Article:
Gains

A gain3 can result from selling ancillary business items for more than the items are worth. (Ancillary business items are those that are used to support business operations.) To illustrate the concept of a gain, let’s return to our example. However, this example and the accompanying losses example are not going to be part of our income statement, balance sheet, or owner’s equity statement discussions. The gains and losses examples are only to be used in demonstrating the concepts of gains and losses. Assume that Chris paid $1,500 for a small piece of property to use for building a storage facility for her company. Further assume that Chris has an opportunity to sell the land for $2,000. She subsequently found a better storage option and decided to sell the property. After doing so, Chris will have a gain of $500 (a selling price of $2,000 and a cost of $1,500) and will also have $2,000 to deposit into her checking account, which would increase the balance.

Thinking back to the proceeds ($1,400) Chris received from her landscaping business, we might ask the question: how are gains similar to and different from revenues? The revenue of $1,400 that Chris earned from her business and the $2,000 she received from selling the land are similar in that both increase her checking account balance and make her business more valuable.

A difference, however, is evident if we consider how these funds were earned. Chris earned the $1,400 because she provided services (her labor) to her clients. Chris’s primary objective is to earn revenue by working for her clients. In addition, earning money by selling her land was an infrequent event for Chris, since her primary job was serving as a landscaper. Her primary goal is to earn fees or revenue, not to earn money by selling land. In fact, she cannot consider doing that again because she does not have additional land to sell.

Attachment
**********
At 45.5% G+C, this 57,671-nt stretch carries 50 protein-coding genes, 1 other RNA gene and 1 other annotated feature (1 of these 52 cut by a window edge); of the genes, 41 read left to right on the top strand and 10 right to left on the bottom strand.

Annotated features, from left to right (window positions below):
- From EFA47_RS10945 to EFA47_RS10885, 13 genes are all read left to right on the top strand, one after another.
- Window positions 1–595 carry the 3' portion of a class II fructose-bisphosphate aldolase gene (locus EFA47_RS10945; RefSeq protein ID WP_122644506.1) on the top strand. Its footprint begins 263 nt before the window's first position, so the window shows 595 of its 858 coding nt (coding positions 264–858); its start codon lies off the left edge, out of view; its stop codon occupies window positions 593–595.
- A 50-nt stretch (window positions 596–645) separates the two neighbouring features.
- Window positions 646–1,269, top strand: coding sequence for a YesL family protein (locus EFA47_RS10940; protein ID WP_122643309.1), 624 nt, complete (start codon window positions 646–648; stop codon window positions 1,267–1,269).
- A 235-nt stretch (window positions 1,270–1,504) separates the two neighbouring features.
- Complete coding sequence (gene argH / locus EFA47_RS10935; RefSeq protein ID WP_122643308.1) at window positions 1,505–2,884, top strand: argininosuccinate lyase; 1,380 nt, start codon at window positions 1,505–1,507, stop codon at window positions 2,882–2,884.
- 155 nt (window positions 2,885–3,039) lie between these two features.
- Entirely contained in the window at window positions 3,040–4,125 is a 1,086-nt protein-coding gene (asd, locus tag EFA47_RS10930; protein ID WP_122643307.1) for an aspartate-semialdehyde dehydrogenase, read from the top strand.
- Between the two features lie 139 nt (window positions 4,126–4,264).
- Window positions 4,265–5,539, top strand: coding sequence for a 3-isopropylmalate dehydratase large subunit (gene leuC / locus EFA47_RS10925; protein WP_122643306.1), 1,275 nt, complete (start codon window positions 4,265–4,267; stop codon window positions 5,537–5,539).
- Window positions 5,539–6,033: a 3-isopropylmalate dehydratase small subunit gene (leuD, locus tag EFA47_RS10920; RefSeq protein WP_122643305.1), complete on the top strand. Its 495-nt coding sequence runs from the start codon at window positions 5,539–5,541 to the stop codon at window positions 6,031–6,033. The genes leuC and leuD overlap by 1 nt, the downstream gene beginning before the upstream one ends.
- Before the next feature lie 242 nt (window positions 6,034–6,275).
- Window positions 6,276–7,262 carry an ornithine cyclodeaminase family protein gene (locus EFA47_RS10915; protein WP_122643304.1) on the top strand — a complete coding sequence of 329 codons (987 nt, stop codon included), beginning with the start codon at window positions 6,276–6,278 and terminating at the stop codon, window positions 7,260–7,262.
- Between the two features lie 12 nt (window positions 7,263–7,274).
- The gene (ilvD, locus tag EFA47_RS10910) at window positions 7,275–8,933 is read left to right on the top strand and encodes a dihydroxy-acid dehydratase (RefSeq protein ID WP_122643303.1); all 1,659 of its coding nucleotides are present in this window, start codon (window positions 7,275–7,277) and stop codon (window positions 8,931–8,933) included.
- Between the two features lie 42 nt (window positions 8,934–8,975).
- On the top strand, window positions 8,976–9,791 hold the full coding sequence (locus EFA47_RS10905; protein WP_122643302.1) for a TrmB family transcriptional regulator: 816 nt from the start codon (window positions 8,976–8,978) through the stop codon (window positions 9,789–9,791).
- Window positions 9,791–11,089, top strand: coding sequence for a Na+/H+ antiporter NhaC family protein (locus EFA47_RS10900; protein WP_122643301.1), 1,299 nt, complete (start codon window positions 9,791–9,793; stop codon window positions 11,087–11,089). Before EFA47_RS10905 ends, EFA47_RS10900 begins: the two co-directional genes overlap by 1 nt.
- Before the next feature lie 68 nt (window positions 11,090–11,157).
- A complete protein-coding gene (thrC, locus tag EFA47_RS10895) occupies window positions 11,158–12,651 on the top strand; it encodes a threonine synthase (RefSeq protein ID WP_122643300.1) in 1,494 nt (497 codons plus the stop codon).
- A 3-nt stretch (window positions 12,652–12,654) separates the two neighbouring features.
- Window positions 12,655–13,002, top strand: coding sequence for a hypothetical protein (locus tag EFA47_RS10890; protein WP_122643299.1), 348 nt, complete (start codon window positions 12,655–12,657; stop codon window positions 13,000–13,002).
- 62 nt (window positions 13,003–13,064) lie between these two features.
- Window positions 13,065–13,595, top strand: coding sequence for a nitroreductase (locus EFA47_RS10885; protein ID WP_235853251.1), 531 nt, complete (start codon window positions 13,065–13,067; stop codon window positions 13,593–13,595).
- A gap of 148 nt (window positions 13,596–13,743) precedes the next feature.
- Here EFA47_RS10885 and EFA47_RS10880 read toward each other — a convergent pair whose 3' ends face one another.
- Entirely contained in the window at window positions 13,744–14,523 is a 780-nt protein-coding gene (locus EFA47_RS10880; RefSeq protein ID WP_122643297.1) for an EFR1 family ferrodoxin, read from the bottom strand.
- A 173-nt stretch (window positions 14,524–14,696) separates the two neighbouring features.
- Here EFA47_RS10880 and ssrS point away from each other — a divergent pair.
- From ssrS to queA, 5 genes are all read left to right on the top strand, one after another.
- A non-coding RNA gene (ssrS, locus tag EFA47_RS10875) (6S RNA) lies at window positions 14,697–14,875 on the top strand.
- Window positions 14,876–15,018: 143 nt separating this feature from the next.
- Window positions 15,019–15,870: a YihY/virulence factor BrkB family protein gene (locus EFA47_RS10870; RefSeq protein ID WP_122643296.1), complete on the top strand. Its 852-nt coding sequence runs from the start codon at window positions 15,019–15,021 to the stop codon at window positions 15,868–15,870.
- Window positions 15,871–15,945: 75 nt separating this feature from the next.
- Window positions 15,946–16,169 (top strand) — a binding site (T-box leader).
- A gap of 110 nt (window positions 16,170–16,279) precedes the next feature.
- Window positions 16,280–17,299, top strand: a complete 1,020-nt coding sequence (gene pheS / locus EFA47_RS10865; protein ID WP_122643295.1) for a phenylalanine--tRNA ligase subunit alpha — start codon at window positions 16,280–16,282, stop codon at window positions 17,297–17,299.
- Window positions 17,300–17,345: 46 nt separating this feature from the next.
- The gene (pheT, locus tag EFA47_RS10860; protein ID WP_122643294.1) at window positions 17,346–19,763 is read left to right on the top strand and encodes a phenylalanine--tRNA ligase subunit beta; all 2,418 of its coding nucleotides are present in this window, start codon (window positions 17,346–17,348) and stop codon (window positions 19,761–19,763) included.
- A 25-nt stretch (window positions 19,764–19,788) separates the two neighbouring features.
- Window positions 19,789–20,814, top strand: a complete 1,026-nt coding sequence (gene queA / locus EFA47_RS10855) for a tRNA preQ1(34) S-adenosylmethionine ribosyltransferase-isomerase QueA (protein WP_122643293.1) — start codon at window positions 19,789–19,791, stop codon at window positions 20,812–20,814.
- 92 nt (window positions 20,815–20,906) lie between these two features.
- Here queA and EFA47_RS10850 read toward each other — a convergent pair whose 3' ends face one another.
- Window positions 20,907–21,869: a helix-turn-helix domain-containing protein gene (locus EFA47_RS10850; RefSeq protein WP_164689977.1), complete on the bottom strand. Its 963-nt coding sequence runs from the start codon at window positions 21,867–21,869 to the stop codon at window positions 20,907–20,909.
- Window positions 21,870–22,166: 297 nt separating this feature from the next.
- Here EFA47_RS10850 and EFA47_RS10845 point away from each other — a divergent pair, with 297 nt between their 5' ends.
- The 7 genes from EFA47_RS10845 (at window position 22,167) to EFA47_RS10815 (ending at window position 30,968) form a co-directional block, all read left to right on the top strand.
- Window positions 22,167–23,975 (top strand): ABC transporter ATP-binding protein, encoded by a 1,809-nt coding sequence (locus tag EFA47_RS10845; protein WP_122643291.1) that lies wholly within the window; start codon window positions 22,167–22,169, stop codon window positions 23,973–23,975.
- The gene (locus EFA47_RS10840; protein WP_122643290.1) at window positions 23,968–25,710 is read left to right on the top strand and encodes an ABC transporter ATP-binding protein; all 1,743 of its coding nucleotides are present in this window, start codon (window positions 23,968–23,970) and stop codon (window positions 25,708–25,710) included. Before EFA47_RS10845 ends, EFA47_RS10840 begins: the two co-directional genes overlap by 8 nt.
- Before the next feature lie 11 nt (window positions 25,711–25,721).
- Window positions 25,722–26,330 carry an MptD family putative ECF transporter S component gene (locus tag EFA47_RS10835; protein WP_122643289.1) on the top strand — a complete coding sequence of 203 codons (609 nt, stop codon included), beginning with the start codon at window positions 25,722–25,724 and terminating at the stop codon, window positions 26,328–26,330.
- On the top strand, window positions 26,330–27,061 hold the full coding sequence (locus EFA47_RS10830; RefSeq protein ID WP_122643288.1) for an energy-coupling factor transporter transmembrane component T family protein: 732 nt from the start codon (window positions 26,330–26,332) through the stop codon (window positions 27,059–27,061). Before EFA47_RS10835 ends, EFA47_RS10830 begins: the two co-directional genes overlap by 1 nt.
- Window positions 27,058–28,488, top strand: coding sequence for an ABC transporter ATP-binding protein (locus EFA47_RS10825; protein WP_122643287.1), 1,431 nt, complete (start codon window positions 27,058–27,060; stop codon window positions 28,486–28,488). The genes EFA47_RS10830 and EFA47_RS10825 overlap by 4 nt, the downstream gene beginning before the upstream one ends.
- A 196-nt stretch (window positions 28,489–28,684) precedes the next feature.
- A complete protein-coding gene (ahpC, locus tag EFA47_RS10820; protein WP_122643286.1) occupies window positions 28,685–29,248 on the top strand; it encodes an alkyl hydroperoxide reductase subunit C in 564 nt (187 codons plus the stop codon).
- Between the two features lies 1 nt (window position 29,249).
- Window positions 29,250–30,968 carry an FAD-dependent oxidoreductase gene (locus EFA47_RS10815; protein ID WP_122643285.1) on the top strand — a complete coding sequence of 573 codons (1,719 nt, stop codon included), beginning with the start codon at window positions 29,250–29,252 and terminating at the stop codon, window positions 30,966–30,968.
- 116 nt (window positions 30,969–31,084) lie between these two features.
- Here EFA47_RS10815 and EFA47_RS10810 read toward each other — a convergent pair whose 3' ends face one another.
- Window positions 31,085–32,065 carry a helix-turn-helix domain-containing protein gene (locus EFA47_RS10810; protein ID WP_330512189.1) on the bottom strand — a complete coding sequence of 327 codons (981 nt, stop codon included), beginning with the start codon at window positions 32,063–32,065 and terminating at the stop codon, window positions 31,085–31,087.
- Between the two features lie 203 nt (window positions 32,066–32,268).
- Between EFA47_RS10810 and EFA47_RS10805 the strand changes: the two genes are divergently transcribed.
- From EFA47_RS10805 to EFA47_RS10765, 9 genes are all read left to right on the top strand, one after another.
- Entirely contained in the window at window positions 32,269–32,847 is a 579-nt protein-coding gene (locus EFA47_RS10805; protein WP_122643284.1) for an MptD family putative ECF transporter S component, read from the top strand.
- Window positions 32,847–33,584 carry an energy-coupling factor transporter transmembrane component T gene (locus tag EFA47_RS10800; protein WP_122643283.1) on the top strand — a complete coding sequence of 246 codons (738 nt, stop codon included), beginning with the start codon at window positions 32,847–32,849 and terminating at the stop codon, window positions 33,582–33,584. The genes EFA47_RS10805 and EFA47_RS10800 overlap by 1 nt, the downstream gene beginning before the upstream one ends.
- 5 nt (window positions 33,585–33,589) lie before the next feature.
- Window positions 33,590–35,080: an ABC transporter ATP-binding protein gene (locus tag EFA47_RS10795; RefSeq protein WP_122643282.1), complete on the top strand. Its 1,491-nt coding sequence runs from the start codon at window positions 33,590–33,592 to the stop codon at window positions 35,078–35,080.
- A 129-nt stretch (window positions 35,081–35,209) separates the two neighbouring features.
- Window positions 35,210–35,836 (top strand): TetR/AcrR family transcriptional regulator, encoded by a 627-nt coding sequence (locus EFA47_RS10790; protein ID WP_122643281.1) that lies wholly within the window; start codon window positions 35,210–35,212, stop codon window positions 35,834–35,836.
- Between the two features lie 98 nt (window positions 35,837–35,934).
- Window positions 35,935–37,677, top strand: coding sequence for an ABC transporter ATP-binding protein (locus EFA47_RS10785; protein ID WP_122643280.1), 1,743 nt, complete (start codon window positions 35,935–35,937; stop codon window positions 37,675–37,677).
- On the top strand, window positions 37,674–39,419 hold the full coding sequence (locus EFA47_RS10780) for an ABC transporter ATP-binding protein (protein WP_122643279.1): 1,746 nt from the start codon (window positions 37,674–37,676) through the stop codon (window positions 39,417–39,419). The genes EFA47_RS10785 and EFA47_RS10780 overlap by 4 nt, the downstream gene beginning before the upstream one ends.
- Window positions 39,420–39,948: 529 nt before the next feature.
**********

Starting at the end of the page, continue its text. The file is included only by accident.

The primary goal of a business is to earn revenue by providing goods and services to customers in exchange for cash at that time or in the future. While selling other items for more than the value of the item does occur in business, these transactions are classified as gains, because these sales are infrequent and not the primary purpose of the business.

Losses

A loss4 results from selling ancillary business items for less than the items are worth. To illustrate, let’s now assume that Chris sells her land that she purchased for $1,500 at a sales price of $1,200. In this case she would realize (incur) a loss of $300 on the sale of the property ($1,200 sales price minus the $1,500 cost of purchasing the property) and will also have $1,200 to deposit into her checking account, which would increase the balance.

You should not be confused by the fact that the checking account balance increased even though this transaction resulted in a financial loss. Chris received $1,200 that she can deposit into her checking account and use for future expenses. The $300 loss simply indicates that she received less for the land than she paid for it. These are two aspects of the same transaction that communicate different things, and it is important to understand the differences.

As we saw when comparing gains and revenues, losses are similar to expenses in that both losses and expenses decrease the value of the organization. In addition, just as Chris’s primary goal is to earn money from her job rather than selling land, in business, losses refer to infrequent transactions involving ancillary items of the business.

Net Income (Net Loss)

Net income (net loss) is determined by comparing revenues and expenses. Net income is a result of revenues (inflows) being greater than expenses (outflows). A net loss occurs when expenses (outflows) are greater than revenues (inflows). In accounting it is common to present net income in the following format:

Net Income: Revenue (sometimes called Sales or Fees Earned) minus Expenses equals Operating Profit (or Net Loss).

Recall that revenue is the value of goods and services a business provides to its customers and increase the value of the business. Expenses, on the other hand, are the costs of providing the goods and services and decrease the value of the business. When revenues exceed expenses, companies have net income. This means the business has been successful at earning revenues, containing expenses, or a combination of both. If, on the other hand, expenses exceed revenues, companies experience a net loss. This means the business was unsuccessful in earning adequate revenues, sufficiently containing expenses, or a combination of both. While businesses work hard to avoid net loss situations, it is not uncommon for a company to sustain a net loss from time-to-time. It is difficult, however, for businesses to remain viable while experiencing net losses over the long term.